Book review: The River Singers by Tom Moorhouse

Oxford University academic Tom Moorhouse knows more than most about water voles, the little creature immortalised by Ratty in Kenneth Grahame’s iconic early 20th century children’s book Wind in the Willows.

By Pam Norfolk
Friday, 11th July 2014, 10:00 am
The River Singers by Tom Moorhouse
The River Singers by Tom Moorhouse

The tiny mammal was once a much-loved and common sight in Britain’s waterways but since the 1970s, water vole numbers are thought to have declined by more than 90% making them a seriously endangered species.

So what better creature to star in a stunning debut novel – already being hailed as a children’s classic – from the pen of Dr Tom Moorhouse, a water vole expert in the Wildlife Conservation Research Unit at Oxford’s zoology department?

The River Singers, a lyrical, emotion-packed story charting the trials and tribulations of an orphaned group of water voles, pays homage to the fragile beauty of the natural world as well as delivering a thrilling, action-packed adventure.

Yorkshire-born Moorhouse puts to work all his ecological knowledge, scientific magic and newly-discovered literary flair to conjure up an enchanting family of four feisty young water voles who must chart unknown waters when their mother is killed by one of their many predators.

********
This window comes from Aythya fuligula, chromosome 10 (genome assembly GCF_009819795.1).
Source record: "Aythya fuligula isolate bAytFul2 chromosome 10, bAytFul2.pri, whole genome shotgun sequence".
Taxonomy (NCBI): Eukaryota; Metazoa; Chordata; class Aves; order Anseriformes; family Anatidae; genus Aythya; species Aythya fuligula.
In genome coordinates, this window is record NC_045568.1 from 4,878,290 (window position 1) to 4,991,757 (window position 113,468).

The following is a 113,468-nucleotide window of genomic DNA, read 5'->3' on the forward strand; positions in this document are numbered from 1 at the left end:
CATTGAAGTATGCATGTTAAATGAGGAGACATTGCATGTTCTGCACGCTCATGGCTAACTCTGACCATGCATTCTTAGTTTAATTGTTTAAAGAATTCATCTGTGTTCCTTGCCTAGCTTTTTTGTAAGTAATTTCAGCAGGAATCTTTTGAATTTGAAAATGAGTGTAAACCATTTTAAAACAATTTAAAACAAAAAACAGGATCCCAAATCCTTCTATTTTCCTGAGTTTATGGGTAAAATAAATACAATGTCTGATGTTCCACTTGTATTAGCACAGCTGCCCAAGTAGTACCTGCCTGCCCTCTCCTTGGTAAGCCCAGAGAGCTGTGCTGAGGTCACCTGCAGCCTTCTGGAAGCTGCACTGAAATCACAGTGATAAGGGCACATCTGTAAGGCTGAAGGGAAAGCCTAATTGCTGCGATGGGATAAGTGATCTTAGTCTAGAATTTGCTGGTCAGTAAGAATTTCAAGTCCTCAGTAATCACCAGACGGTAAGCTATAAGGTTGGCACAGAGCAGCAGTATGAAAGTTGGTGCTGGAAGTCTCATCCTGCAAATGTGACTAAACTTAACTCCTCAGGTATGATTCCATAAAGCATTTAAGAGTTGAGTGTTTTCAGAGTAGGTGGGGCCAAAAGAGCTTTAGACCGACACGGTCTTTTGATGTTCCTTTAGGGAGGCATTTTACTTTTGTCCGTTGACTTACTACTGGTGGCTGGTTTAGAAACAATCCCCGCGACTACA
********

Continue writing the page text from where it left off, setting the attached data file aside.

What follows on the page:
Sylvan and his three water vole siblings, Orris, Fern and Aven, have never yet left the warm safety of their cosy burrow. His mother says they are all River Singers, water folk who live by the ways of the Great River whose mighty sweep takes their old and gives them young, stirs their hunger, feeds them with grasses and shelters them in her waters and burrows.

When they are finally allowed their first outing to the river bank, Sylvan is bowled over by the cold, delicious water, the mixture of odours and the taste of the sweet-grass stems but mother has a warning: ‘Every moment you spend in the open you need to be alert.’

And a few days later, Sylvan awakes in the night to hear something approaching the burrow… something dangerous, something deadly, something that makes his fur bristle with fear.

Knowing their lives are under threat and with their mother gone forever, Sylvan and his brother and sisters have no choice but to abandon their burrow and together they set out on an epic journey along the Great River.

But with fierce rivals and vicious predators – stoats, otters, foxes and smirking minks – lurking at every turn, will they all survive and will they ever find a safe place to call home?

The River Singers, aimed at children aged nine and over, has many themes tucked inside its iridescent outer shell… the value of human understanding, the rewards of kindness and the importance of seeing the other man’s point of view.

With its hundreds of beautiful black and white illustrations by Simon Mendez, a plot that combines pathos, peril and punchy dialogue in perfect harmony and with a message that sings out loud about the urgent need to protect our wildlife, this is an extra special book to read and treasure now and for years to come.

(Oxford University Press, paperback, £6.99)